Have you ever had buyer’s remorse after purchasing insurance or making an investment? Did you ever buy a financial product and wonder, “was this the best deal for my situation? Was the advisor really steering me down the right path?”
Like most Americans in our society, you probably have answered yes to those questions at one point or another. It may have happened right after the purchase, or it may have happened many years down the road after it is too late. Unfortunately, this may have led to a financial set back where you may have overpaid for insurance, lost money on an investment or didn’t have the coverage you needed.
These questions are a common theme and problem in the insurance and investment communities. Many people are making financial choices based on advice or a recommendation from a friend, a co-worker or with the assistance of a financial professional without considering the extent of that person’s knowledge level.
Why people don’t question the education level of a financial professional or friend is fascinating. Is it because they assume that professional should have been trained well? Was it because you believed the amount of time in the financial services business should be an indicator of knowledge? Did you buy into the marketing of the company? Did you just listen to a successful outcome and base a decision on that?
Whatever it was, people generally assume their financial advisor had the knowledge to help them make a proper financial decision but maybe they didn’t. The recommendation or advice you received was directly related to the education that person has received. If the advisor is not well versed, then how can they educate you before making a financial decision?
Financial decisions usually include government rules that need to be considered, tax benefits or consequences, and many have legal ramifications. An investment’s past performance is never guaranteed into the future and can include negative provisions that can cost you money.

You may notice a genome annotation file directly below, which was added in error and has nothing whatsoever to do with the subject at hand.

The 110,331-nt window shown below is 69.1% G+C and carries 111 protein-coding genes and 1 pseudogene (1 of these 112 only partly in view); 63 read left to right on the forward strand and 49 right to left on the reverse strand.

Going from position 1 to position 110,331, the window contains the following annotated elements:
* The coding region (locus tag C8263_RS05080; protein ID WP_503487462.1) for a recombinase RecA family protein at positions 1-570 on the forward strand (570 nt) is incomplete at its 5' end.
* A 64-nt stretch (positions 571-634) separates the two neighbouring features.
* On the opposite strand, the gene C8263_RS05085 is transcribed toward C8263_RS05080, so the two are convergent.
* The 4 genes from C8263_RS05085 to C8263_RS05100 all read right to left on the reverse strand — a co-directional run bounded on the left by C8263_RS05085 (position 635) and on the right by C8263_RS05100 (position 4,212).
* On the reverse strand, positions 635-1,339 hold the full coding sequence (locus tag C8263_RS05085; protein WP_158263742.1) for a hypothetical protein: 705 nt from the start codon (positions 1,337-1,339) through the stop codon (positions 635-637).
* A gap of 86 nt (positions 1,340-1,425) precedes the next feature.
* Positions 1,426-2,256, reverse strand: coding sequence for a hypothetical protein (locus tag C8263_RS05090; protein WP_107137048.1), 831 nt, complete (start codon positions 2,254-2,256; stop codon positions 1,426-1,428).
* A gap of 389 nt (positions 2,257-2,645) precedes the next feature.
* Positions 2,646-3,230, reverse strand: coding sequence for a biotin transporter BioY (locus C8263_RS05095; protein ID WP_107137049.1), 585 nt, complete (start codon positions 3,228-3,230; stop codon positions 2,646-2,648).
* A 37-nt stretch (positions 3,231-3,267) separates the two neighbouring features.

The one thing you can do to help protect yourself from making a bad financial decision is to question the person giving you the advice about their knowledge level. Asking how long they have been in the financial business is not enough.
You need to know what training they have received. What have they done to further their education? What additional financial products have they offered to give you a different view? Have they invested or bought that same financial product? What are the upsides as well as the negatives or downsides? Can they explain both sides of the argument? What other options are available and why aren’t they being considered?
In the very near future the US government will be hiring Navigators to help people walk through the health insurance exchanges. However, is their 20-30 hours of training really enough? Will they understand the differences in each company? Will they fully understand the health insurance plans being sold not on the exchange? Will they be able to do a cost benefit analysis? The answer is NOT likely!!
Many insurance agents and investment professionals do go through a training program. They also are required to have continued education to retain their license. Whatever they have learned is what is relayed back to the client. The question is, is what they have learned good enough for your standards?
Your finances are your responsibility. Past financial decisions were based on the information you had at that time. When you think back to those past decisions, if you would have had more or different information from your financial advisor, would you have made a different decision?
Making the best financial decision requires you to examine all angles. It requires you to examine and factor in the worst-case scenarios. Financial success is based on making good decisions and quickly changing bad ones. If the financial professional only has limited knowledge, is it likely you could have missed vital information that would have changed your decision. It is likely you could feel like you have been sold!
Questioning the knowledge level of a financial cannot guarantee financial success. If they have limited knowledge, it doesn’t make them a bad person. However, missing bits of information could be critical to your financial position in life.
As the world gets more complicated, it is those that pay attention that have a better chance of being successful. Applying knowledge correctly can be powerful. Seek help from the financial professionals that continue to increase their knowledge.